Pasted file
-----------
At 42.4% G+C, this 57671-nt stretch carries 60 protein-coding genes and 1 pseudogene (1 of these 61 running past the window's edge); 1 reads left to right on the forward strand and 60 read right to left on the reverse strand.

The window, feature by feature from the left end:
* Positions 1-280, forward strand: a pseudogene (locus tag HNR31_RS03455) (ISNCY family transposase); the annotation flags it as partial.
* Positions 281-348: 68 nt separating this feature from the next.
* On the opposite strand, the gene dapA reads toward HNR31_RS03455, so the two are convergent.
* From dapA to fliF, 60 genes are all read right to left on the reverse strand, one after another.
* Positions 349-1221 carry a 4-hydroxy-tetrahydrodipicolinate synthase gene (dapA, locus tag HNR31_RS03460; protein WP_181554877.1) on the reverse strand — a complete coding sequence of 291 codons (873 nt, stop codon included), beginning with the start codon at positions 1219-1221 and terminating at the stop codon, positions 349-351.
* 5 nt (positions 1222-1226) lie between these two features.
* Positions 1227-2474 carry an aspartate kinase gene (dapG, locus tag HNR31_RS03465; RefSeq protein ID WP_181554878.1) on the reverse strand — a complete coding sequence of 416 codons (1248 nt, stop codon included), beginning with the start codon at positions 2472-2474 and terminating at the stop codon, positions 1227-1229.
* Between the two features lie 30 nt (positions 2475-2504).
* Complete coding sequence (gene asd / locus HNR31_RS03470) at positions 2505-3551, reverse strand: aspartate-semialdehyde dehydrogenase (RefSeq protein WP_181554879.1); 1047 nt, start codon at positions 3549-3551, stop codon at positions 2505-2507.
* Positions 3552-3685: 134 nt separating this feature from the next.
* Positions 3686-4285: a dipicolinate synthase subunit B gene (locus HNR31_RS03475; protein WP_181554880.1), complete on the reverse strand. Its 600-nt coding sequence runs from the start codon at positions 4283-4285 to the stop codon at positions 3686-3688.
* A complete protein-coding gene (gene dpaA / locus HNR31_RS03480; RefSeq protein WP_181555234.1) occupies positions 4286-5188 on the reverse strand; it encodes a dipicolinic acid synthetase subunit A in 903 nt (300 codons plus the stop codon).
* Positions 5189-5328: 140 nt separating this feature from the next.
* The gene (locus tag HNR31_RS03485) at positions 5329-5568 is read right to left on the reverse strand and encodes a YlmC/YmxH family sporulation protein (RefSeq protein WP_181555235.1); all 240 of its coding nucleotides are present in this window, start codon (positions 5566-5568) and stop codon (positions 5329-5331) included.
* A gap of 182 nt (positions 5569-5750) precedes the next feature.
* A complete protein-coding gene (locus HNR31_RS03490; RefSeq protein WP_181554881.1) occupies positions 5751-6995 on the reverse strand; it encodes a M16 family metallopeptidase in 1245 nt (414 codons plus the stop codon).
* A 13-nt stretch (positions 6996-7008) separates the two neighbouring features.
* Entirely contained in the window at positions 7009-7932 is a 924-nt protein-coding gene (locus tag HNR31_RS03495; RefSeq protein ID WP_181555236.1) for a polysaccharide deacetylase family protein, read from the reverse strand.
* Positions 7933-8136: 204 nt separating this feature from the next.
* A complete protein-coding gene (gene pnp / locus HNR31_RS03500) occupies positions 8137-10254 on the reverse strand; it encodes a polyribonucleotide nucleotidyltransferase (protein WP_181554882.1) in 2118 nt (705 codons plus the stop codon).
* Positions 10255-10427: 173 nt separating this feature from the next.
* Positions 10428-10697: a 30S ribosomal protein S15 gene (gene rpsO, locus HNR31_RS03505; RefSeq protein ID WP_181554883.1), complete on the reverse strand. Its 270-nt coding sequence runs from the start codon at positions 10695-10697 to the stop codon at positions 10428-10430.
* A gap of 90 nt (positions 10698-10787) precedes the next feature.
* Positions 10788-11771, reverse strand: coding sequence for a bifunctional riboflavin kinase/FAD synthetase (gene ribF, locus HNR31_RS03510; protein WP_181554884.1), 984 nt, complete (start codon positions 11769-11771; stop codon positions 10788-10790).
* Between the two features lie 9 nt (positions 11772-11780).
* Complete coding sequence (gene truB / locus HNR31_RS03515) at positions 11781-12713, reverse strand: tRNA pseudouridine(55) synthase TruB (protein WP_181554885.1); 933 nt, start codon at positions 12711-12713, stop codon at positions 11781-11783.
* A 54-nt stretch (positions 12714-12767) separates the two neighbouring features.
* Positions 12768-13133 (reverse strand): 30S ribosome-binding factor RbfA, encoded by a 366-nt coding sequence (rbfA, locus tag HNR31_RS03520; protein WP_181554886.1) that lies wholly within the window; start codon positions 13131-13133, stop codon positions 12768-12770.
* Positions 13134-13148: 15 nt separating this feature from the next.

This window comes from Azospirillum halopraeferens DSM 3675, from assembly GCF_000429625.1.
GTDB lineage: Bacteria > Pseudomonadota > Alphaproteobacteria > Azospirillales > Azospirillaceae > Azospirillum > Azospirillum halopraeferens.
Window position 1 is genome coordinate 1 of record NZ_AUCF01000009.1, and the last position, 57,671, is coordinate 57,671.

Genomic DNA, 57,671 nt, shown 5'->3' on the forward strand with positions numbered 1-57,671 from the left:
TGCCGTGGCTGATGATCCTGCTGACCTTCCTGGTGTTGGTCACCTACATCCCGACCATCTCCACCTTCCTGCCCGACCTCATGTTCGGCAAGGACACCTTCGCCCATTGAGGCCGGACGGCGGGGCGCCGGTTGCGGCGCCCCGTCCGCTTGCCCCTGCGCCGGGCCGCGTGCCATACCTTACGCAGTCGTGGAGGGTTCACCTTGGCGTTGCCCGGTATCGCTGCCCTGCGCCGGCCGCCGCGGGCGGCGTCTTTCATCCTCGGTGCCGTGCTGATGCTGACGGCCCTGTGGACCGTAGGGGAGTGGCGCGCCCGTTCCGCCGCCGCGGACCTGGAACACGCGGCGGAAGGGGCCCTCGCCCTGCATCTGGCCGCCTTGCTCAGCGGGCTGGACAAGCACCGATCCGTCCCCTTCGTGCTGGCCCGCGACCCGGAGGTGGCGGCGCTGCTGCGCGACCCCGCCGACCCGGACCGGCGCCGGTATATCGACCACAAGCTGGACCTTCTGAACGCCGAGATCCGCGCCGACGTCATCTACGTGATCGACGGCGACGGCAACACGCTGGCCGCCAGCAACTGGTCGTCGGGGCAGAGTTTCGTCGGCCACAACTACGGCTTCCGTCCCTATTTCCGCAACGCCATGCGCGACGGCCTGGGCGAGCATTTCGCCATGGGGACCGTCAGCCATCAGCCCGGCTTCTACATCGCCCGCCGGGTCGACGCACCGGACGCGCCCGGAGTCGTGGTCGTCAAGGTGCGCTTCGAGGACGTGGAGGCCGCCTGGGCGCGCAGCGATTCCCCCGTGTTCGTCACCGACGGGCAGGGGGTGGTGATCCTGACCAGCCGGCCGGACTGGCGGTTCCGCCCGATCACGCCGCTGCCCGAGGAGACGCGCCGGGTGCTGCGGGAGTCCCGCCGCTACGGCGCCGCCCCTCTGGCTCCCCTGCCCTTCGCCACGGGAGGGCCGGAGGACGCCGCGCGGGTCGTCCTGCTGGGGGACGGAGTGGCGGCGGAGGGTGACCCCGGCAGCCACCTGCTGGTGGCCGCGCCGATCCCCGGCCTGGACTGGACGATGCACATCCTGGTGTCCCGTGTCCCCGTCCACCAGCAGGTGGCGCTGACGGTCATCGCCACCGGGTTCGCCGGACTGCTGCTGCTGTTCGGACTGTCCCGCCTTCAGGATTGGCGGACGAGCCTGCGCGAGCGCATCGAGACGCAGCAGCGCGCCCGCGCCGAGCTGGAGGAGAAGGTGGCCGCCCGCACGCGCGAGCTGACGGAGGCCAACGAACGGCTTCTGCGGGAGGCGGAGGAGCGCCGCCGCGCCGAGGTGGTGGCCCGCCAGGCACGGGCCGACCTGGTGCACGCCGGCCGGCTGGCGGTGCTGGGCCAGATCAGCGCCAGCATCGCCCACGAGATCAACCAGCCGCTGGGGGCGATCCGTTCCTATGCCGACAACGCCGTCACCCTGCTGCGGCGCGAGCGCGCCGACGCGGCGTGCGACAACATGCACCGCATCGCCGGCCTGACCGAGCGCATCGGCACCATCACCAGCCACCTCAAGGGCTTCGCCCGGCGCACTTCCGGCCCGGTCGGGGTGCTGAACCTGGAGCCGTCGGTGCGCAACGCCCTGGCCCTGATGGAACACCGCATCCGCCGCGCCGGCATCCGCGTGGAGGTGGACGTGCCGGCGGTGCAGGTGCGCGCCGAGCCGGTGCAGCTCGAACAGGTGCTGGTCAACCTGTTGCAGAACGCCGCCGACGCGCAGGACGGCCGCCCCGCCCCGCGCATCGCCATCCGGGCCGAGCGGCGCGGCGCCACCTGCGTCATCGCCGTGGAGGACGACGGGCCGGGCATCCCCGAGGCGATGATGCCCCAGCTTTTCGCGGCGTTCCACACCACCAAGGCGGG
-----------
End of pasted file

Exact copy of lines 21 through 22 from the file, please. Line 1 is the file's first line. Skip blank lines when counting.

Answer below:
* Positions 7933-8136: 204 nt separating this feature from the next.
* A complete protein-coding gene (gene pnp / locus HNR31_RS03500) occupies positions 8137-10254 on the reverse strand; it encodes a polyribonucleotide nucleotidyltransferase (protein WP_181554882.1) in 2118 nt (705 codons plus the stop codon).